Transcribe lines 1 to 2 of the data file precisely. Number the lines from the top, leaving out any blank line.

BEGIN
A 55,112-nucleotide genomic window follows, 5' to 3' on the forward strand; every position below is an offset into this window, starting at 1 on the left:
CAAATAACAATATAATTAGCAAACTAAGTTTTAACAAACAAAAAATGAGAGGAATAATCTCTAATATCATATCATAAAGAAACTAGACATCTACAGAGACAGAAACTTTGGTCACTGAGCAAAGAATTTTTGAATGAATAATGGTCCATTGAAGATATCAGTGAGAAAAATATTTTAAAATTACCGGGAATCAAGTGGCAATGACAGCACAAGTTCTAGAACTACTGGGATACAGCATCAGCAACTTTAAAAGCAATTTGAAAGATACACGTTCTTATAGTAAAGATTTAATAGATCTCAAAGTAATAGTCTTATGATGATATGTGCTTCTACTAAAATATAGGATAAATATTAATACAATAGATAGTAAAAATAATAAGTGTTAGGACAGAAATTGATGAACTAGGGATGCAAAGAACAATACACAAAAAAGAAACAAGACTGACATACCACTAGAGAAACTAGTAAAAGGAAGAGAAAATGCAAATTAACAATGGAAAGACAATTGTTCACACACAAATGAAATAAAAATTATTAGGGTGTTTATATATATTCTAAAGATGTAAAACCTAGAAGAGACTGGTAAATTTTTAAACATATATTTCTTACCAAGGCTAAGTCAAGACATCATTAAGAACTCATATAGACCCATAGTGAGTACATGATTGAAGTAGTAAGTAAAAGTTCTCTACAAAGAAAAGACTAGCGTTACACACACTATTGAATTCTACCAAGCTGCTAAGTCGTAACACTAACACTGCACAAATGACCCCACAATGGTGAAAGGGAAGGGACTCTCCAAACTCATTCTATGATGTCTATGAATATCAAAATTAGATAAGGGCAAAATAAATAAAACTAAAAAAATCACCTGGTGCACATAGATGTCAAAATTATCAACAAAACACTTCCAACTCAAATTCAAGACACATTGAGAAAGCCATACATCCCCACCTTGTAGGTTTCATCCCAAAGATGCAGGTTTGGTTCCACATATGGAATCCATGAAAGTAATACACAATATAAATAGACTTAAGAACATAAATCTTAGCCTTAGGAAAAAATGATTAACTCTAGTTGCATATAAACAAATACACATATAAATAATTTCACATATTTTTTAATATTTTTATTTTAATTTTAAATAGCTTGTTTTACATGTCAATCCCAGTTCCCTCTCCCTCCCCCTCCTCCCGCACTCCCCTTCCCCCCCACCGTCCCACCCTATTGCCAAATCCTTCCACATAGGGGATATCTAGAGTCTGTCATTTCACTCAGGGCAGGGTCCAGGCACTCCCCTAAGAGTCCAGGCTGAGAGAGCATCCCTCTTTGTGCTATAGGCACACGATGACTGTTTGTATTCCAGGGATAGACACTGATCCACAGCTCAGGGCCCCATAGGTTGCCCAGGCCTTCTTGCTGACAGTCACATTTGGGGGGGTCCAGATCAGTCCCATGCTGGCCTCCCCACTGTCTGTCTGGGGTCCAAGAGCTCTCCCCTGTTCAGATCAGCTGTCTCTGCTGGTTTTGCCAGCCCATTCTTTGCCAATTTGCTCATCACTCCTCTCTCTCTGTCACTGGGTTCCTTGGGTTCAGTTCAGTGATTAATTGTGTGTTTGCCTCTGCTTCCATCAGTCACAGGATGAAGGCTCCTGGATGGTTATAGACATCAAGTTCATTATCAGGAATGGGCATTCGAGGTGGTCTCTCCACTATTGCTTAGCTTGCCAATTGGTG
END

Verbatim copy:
A 55,112-nucleotide genomic window follows, 5' to 3' on the forward strand; every position below is an offset into this window, starting at 1 on the left:
CAAATAACAATATAATTAGCAAACTAAGTTTTAACAAACAAAAAATGAGAGGAATAATCTCTAATATCATATCATAAAGAAACTAGACATCTACAGAGACAGAAACTTTGGTCACTGAGCAAAGAATTTTTGAATGAATAATGGTCCATTGAAGATATCAGTGAGAAAAATATTTTAAAATTACCGGGAATCAAGTGGCAATGACAGCACAAGTTCTAGAACTACTGGGATACAGCATCAGCAACTTTAAAAGCAATTTGAAAGATACACGTTCTTATAGTAAAGATTTAATAGATCTCAAAGTAATAGTCTTATGATGATATGTGCTTCTACTAAAATATAGGATAAATATTAATACAATAGATAGTAAAAATAATAAGTGTTAGGACAGAAATTGATGAACTAGGGATGCAAAGAACAATACACAAAAAAGAAACAAGACTGACATACCACTAGAGAAACTAGTAAAAGGAAGAGAAAATGCAAATTAACAATGGAAAGACAATTGTTCACACACAAATGAAATAAAAATTATTAGGGTGTTTATATATATTCTAAAGATGTAAAACCTAGAAGAGACTGGTAAATTTTTAAACATATATTTCTTACCAAGGCTAAGTCAAGACATCATTAAGAACTCATATAGACCCATAGTGAGTACATGATTGAAGTAGTAAGTAAAAGTTCTCTACAAAGAAAAGACTAGCGTTACACACACTATTGAATTCTACCAAGCTGCTAAGTCGTAACACTAACACTGCACAAATGACCCCACAATGGTGAAAGGGAAGGGACTCTCCAAACTCATTCTATGATGTCTATGAATATCAAAATTAGATAAGGGCAAAATAAATAAAACTAAAAAAATCACCTGGTGCACATAGATGTCAAAATTATCAACAAAACACTTCCAACTCAAATTCAAGACACATTGAGAAAGCCATACATCCCCACCTTGTAGGTTTCATCCCAAAGATGCAGGTTTGGTTCCACATATGGAATCCATGAAAGTAATACACAATATAAATAGACTTAAGAACATAAATCTTAGCCTTAGGAAAAAATGATTAACTCTAGTTGCATATAAACAAATACACATATAAATAATTTCACATATTTTTTAATATTTTTATTTTAATTTTAAATAGCTTGTTTTACATGTCAATCCCAGTTCCCTCTCCCTCCCCCTCCTCCCGCACTCCCCTTCCCCCCCACCGTCCCACCCTATTGCCAAATCCTTCCACATAGGGGATATCTAGAGTCTGTCATTTCACTCAGGGCAGGGTCCAGGCACTCCCCTAAGAGTCCAGGCTGAGAGAGCATCCCTCTTTGTGCTATAGGCACACGATGACTGTTTGTATTCCAGGGATAGACACTGATCCACAGCTCAGGGCCCCATAGGTTGCCCAGGCCTTCTTGCTGACAGTCACATTTGGGGGGGTCCAGATCAGTCCCATGCTGGCCTCCCCACTGTCTGTCTGGGGTCCAAGAGCTCTCCCCTGTTCAGATCAGCTGTCTCTGCTGGTTTTGCCAGCCCATTCTTTGCCAATTTGCTCATCACTCCTCTCTCTCTGTCACTGGGTTCCTTGGGTTCAGTTCAGTGATTAATTGTGTGTTTGCCTCTGCTTCCATCAGTCACAGGATGAAGGCTCCTGGATGGTTATAGACATCAAGTTCATTATCAGGAATGGGCATTCGAGGTGGTCTCTCCACTATTGCTTAGCTTGCCAATTGGTG